a list compiled by Alex Kasman (College of Charleston)

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Micromegas (1752)
François Marie Arouet de Voltaire
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Highly Rated!

Contributed by "William E. Emba"

"Micromegas" is a Voltaire short story, obviously inspired by Swift's Gulliver's Travels. The title character comes from a planet orbiting Sirius, and stands 120,000 feet tall. Before spelling out Micromegas' proportions in numerical detail, Voltaire singles out those of his readers who are mathematicians, "people always useful to the public". (It is unclear if Voltaire is being sarcastic or not.)

Micromegas goes on a tour of the stars, and ends up visiting Saturn, where he is amused by the tininess of the inhabitants, only 6,000 feet tall. He befriends one Saturnian in particular, and together the two visit the inner solar system. Upon visiting Earth, it takes them a great deal of difficulty to recognize humanity and then communicate with a few members. Amongst other events, the humans triangulate Micromegas and thereby measure him by means of trigonometry, much to his astonishment.

Of separate interest are the various Swiftian references. For example, "Dr. Swift" is referred to by name once, and Mars is again assumed to have two moons.

Contributed by Jameson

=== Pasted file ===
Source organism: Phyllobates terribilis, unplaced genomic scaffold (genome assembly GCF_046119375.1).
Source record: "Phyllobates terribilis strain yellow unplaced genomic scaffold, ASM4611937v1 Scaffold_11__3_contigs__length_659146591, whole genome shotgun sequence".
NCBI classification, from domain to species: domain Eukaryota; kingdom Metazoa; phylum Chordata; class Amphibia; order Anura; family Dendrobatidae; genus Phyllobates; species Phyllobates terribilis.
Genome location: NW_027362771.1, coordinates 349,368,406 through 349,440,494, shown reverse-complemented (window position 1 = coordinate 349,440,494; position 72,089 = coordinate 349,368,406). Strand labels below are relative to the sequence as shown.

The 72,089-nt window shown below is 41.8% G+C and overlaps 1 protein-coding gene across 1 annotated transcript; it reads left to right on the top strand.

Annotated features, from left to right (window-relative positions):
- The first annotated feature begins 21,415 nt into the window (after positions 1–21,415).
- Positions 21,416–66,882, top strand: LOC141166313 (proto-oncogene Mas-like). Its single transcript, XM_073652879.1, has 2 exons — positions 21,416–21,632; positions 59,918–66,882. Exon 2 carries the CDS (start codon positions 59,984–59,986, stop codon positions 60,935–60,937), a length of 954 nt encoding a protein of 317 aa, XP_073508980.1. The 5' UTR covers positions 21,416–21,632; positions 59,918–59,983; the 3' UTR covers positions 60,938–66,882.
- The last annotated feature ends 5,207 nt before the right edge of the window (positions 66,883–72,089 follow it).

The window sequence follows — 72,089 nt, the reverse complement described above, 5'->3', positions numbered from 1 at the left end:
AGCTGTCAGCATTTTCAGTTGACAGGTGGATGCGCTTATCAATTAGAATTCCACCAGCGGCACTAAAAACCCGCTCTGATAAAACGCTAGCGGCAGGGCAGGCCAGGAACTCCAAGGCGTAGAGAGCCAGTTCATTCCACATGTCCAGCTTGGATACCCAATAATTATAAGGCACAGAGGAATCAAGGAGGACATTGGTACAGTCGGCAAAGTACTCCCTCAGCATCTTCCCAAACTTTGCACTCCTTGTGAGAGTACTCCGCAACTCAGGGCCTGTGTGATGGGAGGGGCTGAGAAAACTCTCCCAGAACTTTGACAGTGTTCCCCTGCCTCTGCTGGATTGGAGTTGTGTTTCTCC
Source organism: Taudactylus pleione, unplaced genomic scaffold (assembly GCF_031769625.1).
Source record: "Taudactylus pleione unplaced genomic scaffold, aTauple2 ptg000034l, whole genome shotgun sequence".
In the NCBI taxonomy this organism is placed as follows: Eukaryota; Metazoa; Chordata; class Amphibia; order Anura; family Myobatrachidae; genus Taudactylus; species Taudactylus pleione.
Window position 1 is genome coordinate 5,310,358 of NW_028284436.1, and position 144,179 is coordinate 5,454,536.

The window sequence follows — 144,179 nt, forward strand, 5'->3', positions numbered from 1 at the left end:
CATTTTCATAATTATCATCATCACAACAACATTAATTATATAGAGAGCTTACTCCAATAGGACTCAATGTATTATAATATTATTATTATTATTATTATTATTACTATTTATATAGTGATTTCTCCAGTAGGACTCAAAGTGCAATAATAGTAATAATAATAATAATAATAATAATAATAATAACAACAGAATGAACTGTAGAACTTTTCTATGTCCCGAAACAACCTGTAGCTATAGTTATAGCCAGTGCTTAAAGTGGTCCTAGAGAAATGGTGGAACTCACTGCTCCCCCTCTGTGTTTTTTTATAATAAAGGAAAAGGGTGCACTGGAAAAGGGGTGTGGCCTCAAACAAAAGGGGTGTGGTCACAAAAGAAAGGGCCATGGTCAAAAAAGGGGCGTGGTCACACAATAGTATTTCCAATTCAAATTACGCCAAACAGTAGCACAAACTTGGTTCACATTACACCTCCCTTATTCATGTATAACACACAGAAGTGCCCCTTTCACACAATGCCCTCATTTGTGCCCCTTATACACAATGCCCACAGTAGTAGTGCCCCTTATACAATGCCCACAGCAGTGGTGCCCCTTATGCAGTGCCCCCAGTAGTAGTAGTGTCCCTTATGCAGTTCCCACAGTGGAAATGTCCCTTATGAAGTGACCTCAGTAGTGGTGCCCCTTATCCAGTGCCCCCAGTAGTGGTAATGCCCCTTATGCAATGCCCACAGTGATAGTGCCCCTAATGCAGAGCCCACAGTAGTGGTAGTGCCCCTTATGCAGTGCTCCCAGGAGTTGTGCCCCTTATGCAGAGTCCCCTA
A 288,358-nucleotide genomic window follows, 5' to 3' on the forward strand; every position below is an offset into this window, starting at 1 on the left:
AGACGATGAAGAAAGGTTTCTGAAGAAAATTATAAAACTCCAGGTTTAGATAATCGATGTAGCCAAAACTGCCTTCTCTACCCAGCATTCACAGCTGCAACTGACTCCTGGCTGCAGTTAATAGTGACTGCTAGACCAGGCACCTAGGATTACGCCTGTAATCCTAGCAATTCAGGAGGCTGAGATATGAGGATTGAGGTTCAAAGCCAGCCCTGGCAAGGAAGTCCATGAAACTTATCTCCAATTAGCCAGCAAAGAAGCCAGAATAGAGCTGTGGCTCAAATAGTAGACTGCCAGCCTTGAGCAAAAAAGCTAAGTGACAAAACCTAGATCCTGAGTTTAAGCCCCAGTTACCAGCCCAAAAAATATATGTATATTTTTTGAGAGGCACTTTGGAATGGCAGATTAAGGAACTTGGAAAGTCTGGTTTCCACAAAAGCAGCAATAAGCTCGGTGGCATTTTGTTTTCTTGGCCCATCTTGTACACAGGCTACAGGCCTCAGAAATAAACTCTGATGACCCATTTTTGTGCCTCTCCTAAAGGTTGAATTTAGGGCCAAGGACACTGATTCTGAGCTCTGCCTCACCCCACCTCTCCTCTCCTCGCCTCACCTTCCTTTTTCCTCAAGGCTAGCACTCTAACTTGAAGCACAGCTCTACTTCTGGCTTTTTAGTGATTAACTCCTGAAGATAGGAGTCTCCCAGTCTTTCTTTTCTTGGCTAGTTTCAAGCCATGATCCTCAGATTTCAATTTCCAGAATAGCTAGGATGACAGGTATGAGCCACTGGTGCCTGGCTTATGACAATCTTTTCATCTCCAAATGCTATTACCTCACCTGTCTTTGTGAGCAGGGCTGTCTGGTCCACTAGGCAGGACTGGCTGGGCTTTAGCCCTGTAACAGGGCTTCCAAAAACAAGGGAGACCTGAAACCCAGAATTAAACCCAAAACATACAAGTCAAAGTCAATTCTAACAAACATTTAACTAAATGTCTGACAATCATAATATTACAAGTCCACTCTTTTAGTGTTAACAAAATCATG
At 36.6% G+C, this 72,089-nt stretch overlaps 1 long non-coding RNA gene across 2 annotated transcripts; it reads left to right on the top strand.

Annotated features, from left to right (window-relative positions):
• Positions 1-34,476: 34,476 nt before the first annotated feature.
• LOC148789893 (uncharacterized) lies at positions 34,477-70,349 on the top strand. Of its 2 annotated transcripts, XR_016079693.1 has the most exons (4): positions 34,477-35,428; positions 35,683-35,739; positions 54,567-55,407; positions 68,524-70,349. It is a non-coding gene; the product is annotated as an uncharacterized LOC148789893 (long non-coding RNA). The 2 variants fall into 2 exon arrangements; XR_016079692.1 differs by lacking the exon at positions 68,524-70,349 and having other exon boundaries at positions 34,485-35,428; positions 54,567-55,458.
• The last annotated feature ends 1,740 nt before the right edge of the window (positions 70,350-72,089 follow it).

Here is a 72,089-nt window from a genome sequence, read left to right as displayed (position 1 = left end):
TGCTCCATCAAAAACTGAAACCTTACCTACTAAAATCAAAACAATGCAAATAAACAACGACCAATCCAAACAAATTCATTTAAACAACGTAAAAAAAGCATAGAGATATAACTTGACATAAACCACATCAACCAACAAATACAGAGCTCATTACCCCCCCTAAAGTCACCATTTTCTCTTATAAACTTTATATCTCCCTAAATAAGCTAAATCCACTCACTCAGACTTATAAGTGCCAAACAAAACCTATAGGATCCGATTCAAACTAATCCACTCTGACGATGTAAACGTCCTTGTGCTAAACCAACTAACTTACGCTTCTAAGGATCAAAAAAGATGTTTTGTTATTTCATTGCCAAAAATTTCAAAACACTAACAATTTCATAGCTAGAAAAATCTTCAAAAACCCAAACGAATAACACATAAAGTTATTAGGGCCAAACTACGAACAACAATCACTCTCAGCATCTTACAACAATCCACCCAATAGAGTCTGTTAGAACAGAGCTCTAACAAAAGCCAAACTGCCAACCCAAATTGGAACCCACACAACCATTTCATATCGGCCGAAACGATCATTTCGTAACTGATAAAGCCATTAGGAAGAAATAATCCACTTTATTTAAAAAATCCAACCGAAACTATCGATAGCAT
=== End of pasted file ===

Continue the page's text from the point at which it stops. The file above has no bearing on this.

As a short story, and as a meaningful manner in which to inspire thought, Micromegas is an excellent piece. Mathematically, how-ever, I believe there are quite a few fallacies. At the time, I believe, very few people, even seasoned mathematicians, would have questioned the validity of the figures given, and the fact that the presence of both Micromegas and his Saturnian colleague on our relatively tiny planet would have been devastating. Suspending dis-belief just a bit, though, results in quite a thought-provoking read... I first came-upon Micromegas when I was 11 years old (I am now in college), and it has been one of my favourite stories to share ever-since.

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Works Similar to Micromegas
According to my `secret formula', the following works of mathematical fiction are similar to this one:
  1. Gulliver's Travels by Jonathan Swift
  2. The Man of Forty Crowns by François Marie Arouet de Voltaire
  3. The Balloon Hoax by Edgar Allan Poe
  4. Flatland: A Romance of Many Dimensions by Edwin Abbott Abbott
  5. Round the Moon by Jules Verne
  6. Brave New World by Aldous Huxley
  7. We by Yevgeny Zamyatin
  8. Machines Like Me by Ian McEwan
  9. Topsy-turvy (Sans Dessus Dessous) by Jules Verne
  10. The Franklin's Tale (in The Canterbury Tales) by Geoffrey Chaucer
Ratings for Micromegas:
RatingsHave you seen/read this work of mathematical fiction? Then click here to enter your own votes on its mathematical content and literary quality or send me comments to post on this Webpage.
Mathematical Content:
3.8/5 (5 votes)
Literary Quality:
4.17/5 (6 votes)

GenreScience Fiction,
MediumShort Stories,

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Exciting News: The 1,600th entry was recently added to this database of mathematical fiction! Also, for those of you interested in non-fictional math books let me (shamelessly) plug the recent release of the second edition of my soliton theory textbook.

(Maintained by Alex Kasman, College of Charleston)